Peanut butter is a precious commodity to me here at $7 a pop at the grocery store or  part of a my 50 lb. weight limit flying back from the US.  So despite my love of combining peanuts with meat, I've resisted flagging many recipes that would use a 1/2 c. of pb in one fell swoop.  It's just a little more tempting to wait and combine it with something chocolate instead ...


But this recipe stated "preferably a natural variety" and natural peanut butter I can DO here.  That stuff doesn't have nearly the price tag or nearly the great taste of classic American Skippy.  And by the time it was combined with the coconut milk, soy sauce, and lime juice and then cooked on the grill no one knew the difference.  And I was able to enjoy one of my favorite favorite combinations.




Perfectly tender and juicy pork with a nice crispy, crust of sweet peanut flavor.


...  And a little extra drizzled over for good measure!


Grilled Asian Pork Tenderloin with Peanut Sauce

From Fine Cooking


1 cup light coconut milk
1/2 cup smooth peanut butter, preferably a natural variety 
1/4 cup soy sauce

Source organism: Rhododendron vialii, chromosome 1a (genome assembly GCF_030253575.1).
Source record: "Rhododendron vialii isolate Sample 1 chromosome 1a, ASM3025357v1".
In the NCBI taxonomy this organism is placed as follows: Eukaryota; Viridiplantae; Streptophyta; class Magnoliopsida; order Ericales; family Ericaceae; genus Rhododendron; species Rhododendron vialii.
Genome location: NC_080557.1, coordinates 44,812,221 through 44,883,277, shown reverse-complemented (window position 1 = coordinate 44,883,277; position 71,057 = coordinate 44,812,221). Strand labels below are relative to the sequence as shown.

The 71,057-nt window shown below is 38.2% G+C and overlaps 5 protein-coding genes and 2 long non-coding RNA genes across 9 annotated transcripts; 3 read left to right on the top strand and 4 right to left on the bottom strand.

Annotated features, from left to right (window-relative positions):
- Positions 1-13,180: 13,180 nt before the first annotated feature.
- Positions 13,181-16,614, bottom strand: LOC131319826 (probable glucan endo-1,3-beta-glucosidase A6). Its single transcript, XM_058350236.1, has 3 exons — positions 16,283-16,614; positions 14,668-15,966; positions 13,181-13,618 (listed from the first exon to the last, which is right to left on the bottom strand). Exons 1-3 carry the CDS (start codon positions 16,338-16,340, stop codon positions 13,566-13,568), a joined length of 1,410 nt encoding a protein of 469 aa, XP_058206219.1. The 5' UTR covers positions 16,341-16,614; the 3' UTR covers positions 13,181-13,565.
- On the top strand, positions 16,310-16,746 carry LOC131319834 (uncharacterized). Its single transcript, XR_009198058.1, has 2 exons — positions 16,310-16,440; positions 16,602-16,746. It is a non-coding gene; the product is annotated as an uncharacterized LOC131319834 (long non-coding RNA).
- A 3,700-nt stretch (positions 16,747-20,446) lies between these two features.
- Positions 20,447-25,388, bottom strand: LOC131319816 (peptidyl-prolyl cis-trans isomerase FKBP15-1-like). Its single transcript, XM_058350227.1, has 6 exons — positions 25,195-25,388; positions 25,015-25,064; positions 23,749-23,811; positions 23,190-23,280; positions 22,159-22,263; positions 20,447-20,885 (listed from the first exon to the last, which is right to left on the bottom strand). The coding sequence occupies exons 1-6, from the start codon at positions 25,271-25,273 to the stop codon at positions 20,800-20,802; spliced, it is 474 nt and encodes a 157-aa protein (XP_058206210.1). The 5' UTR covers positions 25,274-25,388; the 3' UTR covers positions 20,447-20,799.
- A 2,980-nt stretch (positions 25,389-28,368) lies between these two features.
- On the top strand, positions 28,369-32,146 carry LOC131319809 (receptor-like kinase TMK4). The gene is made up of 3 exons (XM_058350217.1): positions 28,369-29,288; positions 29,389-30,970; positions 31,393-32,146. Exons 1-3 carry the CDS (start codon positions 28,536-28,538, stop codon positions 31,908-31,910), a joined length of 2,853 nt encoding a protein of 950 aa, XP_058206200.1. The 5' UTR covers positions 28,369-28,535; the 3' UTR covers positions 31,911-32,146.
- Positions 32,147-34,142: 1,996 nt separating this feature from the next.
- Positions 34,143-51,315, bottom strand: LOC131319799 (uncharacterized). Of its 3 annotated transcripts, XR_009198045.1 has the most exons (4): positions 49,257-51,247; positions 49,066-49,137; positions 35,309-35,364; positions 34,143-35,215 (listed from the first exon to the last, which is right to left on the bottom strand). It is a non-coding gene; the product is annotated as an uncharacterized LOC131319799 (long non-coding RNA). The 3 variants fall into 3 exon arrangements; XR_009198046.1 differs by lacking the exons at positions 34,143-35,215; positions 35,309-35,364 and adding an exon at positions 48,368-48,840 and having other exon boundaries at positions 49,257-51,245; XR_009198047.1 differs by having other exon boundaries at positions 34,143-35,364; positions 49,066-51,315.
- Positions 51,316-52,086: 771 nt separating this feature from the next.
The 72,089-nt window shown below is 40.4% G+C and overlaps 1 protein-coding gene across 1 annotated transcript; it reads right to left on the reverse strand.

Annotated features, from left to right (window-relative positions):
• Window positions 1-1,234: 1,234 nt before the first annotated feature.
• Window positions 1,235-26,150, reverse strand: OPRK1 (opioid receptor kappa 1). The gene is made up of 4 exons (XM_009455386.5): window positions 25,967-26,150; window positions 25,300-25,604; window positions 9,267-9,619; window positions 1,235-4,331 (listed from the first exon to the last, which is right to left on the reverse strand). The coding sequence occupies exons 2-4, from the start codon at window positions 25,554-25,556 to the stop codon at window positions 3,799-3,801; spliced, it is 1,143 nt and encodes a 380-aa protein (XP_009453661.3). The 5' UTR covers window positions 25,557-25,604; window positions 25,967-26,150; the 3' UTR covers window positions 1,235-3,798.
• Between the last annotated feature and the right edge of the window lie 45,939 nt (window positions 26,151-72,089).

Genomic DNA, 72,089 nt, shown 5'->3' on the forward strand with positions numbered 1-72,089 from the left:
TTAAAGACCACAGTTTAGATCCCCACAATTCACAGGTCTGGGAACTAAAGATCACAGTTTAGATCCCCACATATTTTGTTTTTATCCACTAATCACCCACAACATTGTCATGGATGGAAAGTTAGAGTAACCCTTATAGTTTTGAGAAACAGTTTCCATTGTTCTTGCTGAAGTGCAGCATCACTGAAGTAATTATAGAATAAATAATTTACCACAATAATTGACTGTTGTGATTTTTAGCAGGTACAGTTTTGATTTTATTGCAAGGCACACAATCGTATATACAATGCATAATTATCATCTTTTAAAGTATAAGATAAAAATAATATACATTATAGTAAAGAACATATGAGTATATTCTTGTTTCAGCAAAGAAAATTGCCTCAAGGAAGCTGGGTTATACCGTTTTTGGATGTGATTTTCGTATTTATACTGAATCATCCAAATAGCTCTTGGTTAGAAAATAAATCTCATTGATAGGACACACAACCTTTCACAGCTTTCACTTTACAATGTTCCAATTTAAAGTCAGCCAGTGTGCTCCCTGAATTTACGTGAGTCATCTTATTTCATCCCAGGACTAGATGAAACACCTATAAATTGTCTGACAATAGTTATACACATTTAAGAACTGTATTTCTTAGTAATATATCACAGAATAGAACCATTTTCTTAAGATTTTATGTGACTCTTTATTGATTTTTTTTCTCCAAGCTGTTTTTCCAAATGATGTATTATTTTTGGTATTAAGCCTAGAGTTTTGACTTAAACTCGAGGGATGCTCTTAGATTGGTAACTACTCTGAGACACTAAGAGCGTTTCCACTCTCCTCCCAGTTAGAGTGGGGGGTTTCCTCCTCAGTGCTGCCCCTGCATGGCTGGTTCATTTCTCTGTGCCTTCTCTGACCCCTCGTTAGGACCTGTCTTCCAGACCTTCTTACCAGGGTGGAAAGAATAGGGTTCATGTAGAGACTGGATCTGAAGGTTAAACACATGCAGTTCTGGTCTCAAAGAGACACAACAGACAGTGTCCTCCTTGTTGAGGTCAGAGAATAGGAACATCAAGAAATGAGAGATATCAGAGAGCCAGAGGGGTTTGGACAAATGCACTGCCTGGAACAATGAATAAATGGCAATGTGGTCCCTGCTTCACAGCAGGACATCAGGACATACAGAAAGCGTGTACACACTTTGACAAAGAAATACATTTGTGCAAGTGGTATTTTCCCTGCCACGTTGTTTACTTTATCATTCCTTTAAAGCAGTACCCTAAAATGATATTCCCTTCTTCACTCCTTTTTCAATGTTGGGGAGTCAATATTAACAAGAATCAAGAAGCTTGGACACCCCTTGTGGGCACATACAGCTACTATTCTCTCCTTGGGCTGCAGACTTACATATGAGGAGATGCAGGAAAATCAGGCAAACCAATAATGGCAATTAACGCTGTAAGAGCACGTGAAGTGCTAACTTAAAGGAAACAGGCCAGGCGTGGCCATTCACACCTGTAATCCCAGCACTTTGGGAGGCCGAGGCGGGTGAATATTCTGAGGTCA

3 Tbs. fresh lime juice 
3 Tbs. dark brown sugar 
2 large cloves garlic, minced (2-1/2 tsp.) 
2 tsp. ground coriander 
2 small pork tenderloins (about 2 lb. total) 
Vegetable oil for the grill 


In a large bowl, whisk the coconut milk, peanut butter, soy sauce, lime juice, brown sugar, garlic, and coriander to make a smooth sauce.

Trim the pork of excess fat and silverskin. Butterfly the tenderloins by splitting each one lengthwise almost but not quite all the way through, so the halves remain attached.

Open each tenderloin like a book, cover with plastic wrap, and pound to an even 1/2-inch thickness with a meat mallet or the bottom of a small skillet. Put the pork tenderloins in the bowl with the marinade and turn to coat. Let marinate for 10 to 20 minutes (or up to several hours in the refrigerator).

While the pork marinates, heat a gas grill with all burners on high. Clean and oil the grate. Remove the tenderloins from the marinade, letting excess marinade drip back into the bowl (don’t discard the marinade). Grill the tenderloins, covered, turning once, until just cooked through, 5 to 7 minutes total (cut into one to check). Transfer to a carving board and let rest for 5 minutes.

Meanwhile, pour the marinade into a small saucepan and add 2 Tbs. water; bring to a boil, reduce the heat, and simmer for 3 minutes. Remove from the heat. If the sauce seems too thick, thin it with 1 or 2 tsp. water. Slice the pork and serve with the sauce on the side.



0 #2 Junglewife 2011-08-28 16:48
Yum, Asian I can definitely do here! Thanks for sharing the recipe! :-)
0 #1 thisnomad 2011-08-28 14:30
That sounds good. I would think that you could always used the natural stuff in those types of recipes, saving the delicious kind for desserts and toast! I might have to try this.

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